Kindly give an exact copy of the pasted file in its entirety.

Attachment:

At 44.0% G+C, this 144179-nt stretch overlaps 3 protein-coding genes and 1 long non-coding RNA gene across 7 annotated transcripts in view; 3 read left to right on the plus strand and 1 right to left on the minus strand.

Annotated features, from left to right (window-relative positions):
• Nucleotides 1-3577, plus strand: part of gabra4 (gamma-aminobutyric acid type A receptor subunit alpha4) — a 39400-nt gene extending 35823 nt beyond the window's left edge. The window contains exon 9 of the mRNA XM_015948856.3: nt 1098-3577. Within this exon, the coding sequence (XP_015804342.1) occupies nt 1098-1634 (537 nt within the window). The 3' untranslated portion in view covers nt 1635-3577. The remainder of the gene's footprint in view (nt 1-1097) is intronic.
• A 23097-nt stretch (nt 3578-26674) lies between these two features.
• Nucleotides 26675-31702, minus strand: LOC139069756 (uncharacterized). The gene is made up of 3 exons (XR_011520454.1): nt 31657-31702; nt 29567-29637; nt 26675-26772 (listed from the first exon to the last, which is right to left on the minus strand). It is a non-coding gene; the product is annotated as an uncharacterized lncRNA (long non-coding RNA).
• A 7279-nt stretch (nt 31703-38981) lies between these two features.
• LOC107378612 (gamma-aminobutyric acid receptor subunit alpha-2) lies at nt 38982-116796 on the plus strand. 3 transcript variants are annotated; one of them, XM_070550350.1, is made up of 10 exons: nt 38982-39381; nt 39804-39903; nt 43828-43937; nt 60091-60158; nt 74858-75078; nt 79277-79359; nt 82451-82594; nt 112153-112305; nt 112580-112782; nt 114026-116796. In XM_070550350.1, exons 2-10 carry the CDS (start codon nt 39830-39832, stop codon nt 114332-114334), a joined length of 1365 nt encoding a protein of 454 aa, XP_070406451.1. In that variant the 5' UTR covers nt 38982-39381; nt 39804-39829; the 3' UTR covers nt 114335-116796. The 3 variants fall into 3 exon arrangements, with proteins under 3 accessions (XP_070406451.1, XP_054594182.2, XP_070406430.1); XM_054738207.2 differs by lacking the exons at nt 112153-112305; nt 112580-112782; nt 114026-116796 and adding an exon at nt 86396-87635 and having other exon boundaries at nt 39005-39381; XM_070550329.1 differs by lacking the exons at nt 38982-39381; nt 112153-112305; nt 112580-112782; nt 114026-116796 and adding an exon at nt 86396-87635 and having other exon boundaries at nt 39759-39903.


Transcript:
At 44.0% G+C, this 144179-nt stretch overlaps 3 protein-coding genes and 1 long non-coding RNA gene across 7 annotated transcripts in view; 3 read left to right on the plus strand and 1 right to left on the minus strand.

Annotated features, from left to right (window-relative positions):
• Nucleotides 1-3577, plus strand: part of gabra4 (gamma-aminobutyric acid type A receptor subunit alpha4) — a 39400-nt gene extending 35823 nt beyond the window's left edge. The window contains exon 9 of the mRNA XM_015948856.3: nt 1098-3577. Within this exon, the coding sequence (XP_015804342.1) occupies nt 1098-1634 (537 nt within the window). The 3' untranslated portion in view covers nt 1635-3577. The remainder of the gene's footprint in view (nt 1-1097) is intronic.
• A 23097-nt stretch (nt 3578-26674) lies between these two features.
• Nucleotides 26675-31702, minus strand: LOC139069756 (uncharacterized). The gene is made up of 3 exons (XR_011520454.1): nt 31657-31702; nt 29567-29637; nt 26675-26772 (listed from the first exon to the last, which is right to left on the minus strand). It is a non-coding gene; the product is annotated as an uncharacterized lncRNA (long non-coding RNA).
• A 7279-nt stretch (nt 31703-38981) lies between these two features.
• LOC107378612 (gamma-aminobutyric acid receptor subunit alpha-2) lies at nt 38982-116796 on the plus strand. 3 transcript variants are annotated; one of them, XM_070550350.1, is made up of 10 exons: nt 38982-39381; nt 39804-39903; nt 43828-43937; nt 60091-60158; nt 74858-75078; nt 79277-79359; nt 82451-82594; nt 112153-112305; nt 112580-112782; nt 114026-116796. In XM_070550350.1, exons 2-10 carry the CDS (start codon nt 39830-39832, stop codon nt 114332-114334), a joined length of 1365 nt encoding a protein of 454 aa, XP_070406451.1. In that variant the 5' UTR covers nt 38982-39381; nt 39804-39829; the 3' UTR covers nt 114335-116796. The 3 variants fall into 3 exon arrangements, with proteins under 3 accessions (XP_070406451.1, XP_054594182.2, XP_070406430.1); XM_054738207.2 differs by lacking the exons at nt 112153-112305; nt 112580-112782; nt 114026-116796 and adding an exon at nt 86396-87635 and having other exon boundaries at nt 39005-39381; XM_070550329.1 differs by lacking the exons at nt 38982-39381; nt 112153-112305; nt 112580-112782; nt 114026-116796 and adding an exon at nt 86396-87635 and having other exon boundaries at nt 39759-39903.